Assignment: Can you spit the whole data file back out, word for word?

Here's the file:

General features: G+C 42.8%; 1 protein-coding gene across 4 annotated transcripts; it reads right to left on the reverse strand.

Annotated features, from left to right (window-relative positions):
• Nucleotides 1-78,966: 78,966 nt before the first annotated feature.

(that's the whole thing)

General features: G+C 42.8%; 1 protein-coding gene across 4 annotated transcripts; it reads right to left on the reverse strand.

Annotated features, from left to right (window-relative positions):
• Nucleotides 1-78,966: 78,966 nt before the first annotated feature.